PI Contribution James Bell is working with Diamond Light Source to develop a general purpose miromechanical testing platform that will be made freely available to scientists during their beamtime at Diamond Light Source to enhance connective tissue and materials-based research. To assist in the development of the platform and ensure maximum versatility, James Bell formed a Biomechanics Facility and User Network at Diamond Light Source (https://www.diamond.ac.uk/Instruments/Soft-Condensed-Matter/small-angle/I22.html).
Collaborator Contribution The multi-disciplinary user network (comprising ~20 connective tissue researchers, physicists and engineers) are contributing to the design of a general purpose miromechanical testing platform that will be made freely available to scientists during their beamtime at Diamond Light Source to enhance connective tissue and materials-based research.
Impact Tissue stretching and inflation devices have been designed and incorporated into diamond beamlines to enable the synchronous collection of x-ray scattering and mechanical testing data from a range of connective tissues.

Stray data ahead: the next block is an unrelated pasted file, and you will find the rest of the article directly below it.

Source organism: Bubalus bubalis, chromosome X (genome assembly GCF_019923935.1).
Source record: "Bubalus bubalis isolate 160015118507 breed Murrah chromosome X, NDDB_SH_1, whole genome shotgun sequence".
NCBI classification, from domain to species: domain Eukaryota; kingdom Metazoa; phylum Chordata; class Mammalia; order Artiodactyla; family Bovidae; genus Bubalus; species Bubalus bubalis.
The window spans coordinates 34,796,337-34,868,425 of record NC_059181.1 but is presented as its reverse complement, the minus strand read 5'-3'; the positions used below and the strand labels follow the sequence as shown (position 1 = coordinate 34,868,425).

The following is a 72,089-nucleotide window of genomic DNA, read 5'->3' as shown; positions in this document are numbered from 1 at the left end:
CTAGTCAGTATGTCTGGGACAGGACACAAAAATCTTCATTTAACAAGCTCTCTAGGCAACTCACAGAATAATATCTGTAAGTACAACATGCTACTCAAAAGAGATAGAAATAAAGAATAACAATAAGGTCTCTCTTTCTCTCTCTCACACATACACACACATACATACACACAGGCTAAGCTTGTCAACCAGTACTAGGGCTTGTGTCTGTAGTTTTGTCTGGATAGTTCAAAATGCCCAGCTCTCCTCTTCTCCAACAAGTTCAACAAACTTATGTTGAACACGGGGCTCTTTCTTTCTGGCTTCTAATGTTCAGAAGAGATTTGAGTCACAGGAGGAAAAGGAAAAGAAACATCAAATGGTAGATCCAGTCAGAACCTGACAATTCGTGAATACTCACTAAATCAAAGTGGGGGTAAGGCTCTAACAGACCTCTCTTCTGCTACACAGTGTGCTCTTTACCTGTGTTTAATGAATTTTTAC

Start Year 2020
 
Description Biomechanics Facility and User Network at Diamond Light Source 
Organisation Madrid Institute for Advanced Studies
Country Spain 
Sector Academic/University 
PI Contribution James Bell is working with Diamond Light Source to develop a general purpose miromechanical testing platform that will be made freely available to scientists during their beamtime at Diamond Light Source to enhance connective tissue and materials-based research. To assist in the development of the platform and ensure maximum versatility, James Bell formed a Biomechanics Facility and User Network at Diamond Light Source (https://www.diamond.ac.uk/Instruments/Soft-Condensed-Matter/small-angle/I22.html).
Collaborator Contribution The multi-disciplinary user network (comprising ~20 connective tissue researchers, physicists and engineers) are contributing to the design of a general purpose miromechanical testing platform that will be made freely available to scientists during their beamtime at Diamond Light Source to enhance connective tissue and materials-based research.
Impact Tissue stretching and inflation devices have been designed and incorporated into diamond beamlines to enable the synchronous collection of x-ray scattering and mechanical testing data from a range of connective tissues.